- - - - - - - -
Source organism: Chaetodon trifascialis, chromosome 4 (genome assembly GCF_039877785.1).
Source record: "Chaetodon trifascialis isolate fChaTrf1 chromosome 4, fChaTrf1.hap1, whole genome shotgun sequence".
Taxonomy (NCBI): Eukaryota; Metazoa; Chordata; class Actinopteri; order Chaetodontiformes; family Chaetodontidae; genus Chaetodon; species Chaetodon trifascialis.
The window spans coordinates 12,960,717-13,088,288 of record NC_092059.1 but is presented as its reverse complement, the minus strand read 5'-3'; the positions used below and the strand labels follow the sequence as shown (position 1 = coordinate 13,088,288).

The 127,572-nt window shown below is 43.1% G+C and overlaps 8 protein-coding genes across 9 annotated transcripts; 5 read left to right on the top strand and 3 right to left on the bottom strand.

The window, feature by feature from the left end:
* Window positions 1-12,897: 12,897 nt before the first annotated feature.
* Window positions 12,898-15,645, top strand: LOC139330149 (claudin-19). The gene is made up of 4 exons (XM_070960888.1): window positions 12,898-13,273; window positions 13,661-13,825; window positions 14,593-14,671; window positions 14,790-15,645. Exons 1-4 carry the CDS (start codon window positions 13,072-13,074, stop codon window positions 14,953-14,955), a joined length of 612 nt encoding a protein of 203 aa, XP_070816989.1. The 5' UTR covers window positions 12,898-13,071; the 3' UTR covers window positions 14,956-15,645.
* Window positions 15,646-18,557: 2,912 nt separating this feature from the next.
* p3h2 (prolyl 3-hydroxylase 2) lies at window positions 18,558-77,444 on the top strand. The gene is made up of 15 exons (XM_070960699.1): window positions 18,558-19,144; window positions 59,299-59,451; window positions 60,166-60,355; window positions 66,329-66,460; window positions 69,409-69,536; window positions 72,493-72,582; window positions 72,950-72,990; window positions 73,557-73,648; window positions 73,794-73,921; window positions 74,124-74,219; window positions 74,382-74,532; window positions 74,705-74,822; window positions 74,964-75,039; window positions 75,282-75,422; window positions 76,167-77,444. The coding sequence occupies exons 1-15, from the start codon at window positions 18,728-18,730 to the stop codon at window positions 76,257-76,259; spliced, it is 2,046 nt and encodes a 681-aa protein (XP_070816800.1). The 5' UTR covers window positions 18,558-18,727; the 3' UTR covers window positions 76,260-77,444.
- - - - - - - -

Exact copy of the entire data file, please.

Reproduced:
Source organism: Chaetodon trifascialis, chromosome 4 (genome assembly GCF_039877785.1).
Source record: "Chaetodon trifascialis isolate fChaTrf1 chromosome 4, fChaTrf1.hap1, whole genome shotgun sequence".
Taxonomy (NCBI): Eukaryota; Metazoa; Chordata; class Actinopteri; order Chaetodontiformes; family Chaetodontidae; genus Chaetodon; species Chaetodon trifascialis.
The window spans coordinates 12,960,717-13,088,288 of record NC_092059.1 but is presented as its reverse complement, the minus strand read 5'-3'; the positions used below and the strand labels follow the sequence as shown (position 1 = coordinate 13,088,288).

The 127,572-nt window shown below is 43.1% G+C and overlaps 8 protein-coding genes across 9 annotated transcripts; 5 read left to right on the top strand and 3 right to left on the bottom strand.

The window, feature by feature from the left end:
* Window positions 1-12,897: 12,897 nt before the first annotated feature.
* Window positions 12,898-15,645, top strand: LOC139330149 (claudin-19). The gene is made up of 4 exons (XM_070960888.1): window positions 12,898-13,273; window positions 13,661-13,825; window positions 14,593-14,671; window positions 14,790-15,645. Exons 1-4 carry the CDS (start codon window positions 13,072-13,074, stop codon window positions 14,953-14,955), a joined length of 612 nt encoding a protein of 203 aa, XP_070816989.1. The 5' UTR covers window positions 12,898-13,071; the 3' UTR covers window positions 14,956-15,645.
* Window positions 15,646-18,557: 2,912 nt separating this feature from the next.
* p3h2 (prolyl 3-hydroxylase 2) lies at window positions 18,558-77,444 on the top strand. The gene is made up of 15 exons (XM_070960699.1): window positions 18,558-19,144; window positions 59,299-59,451; window positions 60,166-60,355; window positions 66,329-66,460; window positions 69,409-69,536; window positions 72,493-72,582; window positions 72,950-72,990; window positions 73,557-73,648; window positions 73,794-73,921; window positions 74,124-74,219; window positions 74,382-74,532; window positions 74,705-74,822; window positions 74,964-75,039; window positions 75,282-75,422; window positions 76,167-77,444. The coding sequence occupies exons 1-15, from the start codon at window positions 18,728-18,730 to the stop codon at window positions 76,257-76,259; spliced, it is 2,046 nt and encodes a 681-aa protein (XP_070816800.1). The 5' UTR covers window positions 18,558-18,727; the 3' UTR covers window positions 76,260-77,444.